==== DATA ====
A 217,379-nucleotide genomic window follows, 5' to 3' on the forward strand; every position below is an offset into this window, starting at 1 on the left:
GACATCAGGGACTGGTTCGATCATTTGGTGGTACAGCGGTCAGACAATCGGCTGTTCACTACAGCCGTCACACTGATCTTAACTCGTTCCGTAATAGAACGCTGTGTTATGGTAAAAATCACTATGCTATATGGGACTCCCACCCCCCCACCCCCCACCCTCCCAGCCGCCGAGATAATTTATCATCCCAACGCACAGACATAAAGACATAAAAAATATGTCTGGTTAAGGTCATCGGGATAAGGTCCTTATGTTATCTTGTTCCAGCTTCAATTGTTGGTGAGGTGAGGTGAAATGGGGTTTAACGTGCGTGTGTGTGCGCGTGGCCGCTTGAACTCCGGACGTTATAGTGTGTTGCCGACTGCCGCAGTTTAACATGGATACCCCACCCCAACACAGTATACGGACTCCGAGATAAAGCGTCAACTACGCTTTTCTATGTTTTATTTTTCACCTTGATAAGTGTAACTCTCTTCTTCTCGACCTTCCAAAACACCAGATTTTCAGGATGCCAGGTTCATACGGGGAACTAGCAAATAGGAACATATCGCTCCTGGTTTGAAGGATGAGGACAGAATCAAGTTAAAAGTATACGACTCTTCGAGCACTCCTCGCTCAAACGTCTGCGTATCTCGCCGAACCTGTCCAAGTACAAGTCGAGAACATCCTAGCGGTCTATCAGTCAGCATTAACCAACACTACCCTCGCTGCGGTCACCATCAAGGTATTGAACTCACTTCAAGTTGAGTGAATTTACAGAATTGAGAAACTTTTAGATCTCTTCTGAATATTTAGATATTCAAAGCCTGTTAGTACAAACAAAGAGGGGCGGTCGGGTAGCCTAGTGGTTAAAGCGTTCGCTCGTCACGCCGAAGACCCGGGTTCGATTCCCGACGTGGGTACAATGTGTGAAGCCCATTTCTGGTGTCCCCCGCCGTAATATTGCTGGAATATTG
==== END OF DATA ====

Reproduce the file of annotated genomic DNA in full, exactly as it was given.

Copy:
A 217,379-nucleotide genomic window follows, 5' to 3' on the forward strand; every position below is an offset into this window, starting at 1 on the left:
GACATCAGGGACTGGTTCGATCATTTGGTGGTACAGCGGTCAGACAATCGGCTGTTCACTACAGCCGTCACACTGATCTTAACTCGTTCCGTAATAGAACGCTGTGTTATGGTAAAAATCACTATGCTATATGGGACTCCCACCCCCCCACCCCCCACCCTCCCAGCCGCCGAGATAATTTATCATCCCAACGCACAGACATAAAGACATAAAAAATATGTCTGGTTAAGGTCATCGGGATAAGGTCCTTATGTTATCTTGTTCCAGCTTCAATTGTTGGTGAGGTGAGGTGAAATGGGGTTTAACGTGCGTGTGTGTGCGCGTGGCCGCTTGAACTCCGGACGTTATAGTGTGTTGCCGACTGCCGCAGTTTAACATGGATACCCCACCCCAACACAGTATACGGACTCCGAGATAAAGCGTCAACTACGCTTTTCTATGTTTTATTTTTCACCTTGATAAGTGTAACTCTCTTCTTCTCGACCTTCCAAAACACCAGATTTTCAGGATGCCAGGTTCATACGGGGAACTAGCAAATAGGAACATATCGCTCCTGGTTTGAAGGATGAGGACAGAATCAAGTTAAAAGTATACGACTCTTCGAGCACTCCTCGCTCAAACGTCTGCGTATCTCGCCGAACCTGTCCAAGTACAAGTCGAGAACATCCTAGCGGTCTATCAGTCAGCATTAACCAACACTACCCTCGCTGCGGTCACCATCAAGGTATTGAACTCACTTCAAGTTGAGTGAATTTACAGAATTGAGAAACTTTTAGATCTCTTCTGAATATTTAGATATTCAAAGCCTGTTAGTACAAACAAAGAGGGGCGGTCGGGTAGCCTAGTGGTTAAAGCGTTCGCTCGTCACGCCGAAGACCCGGGTTCGATTCCCGACGTGGGTACAATGTGTGAAGCCCATTTCTGGTGTCCCCCGCCGTAATATTGCTGGAATATTG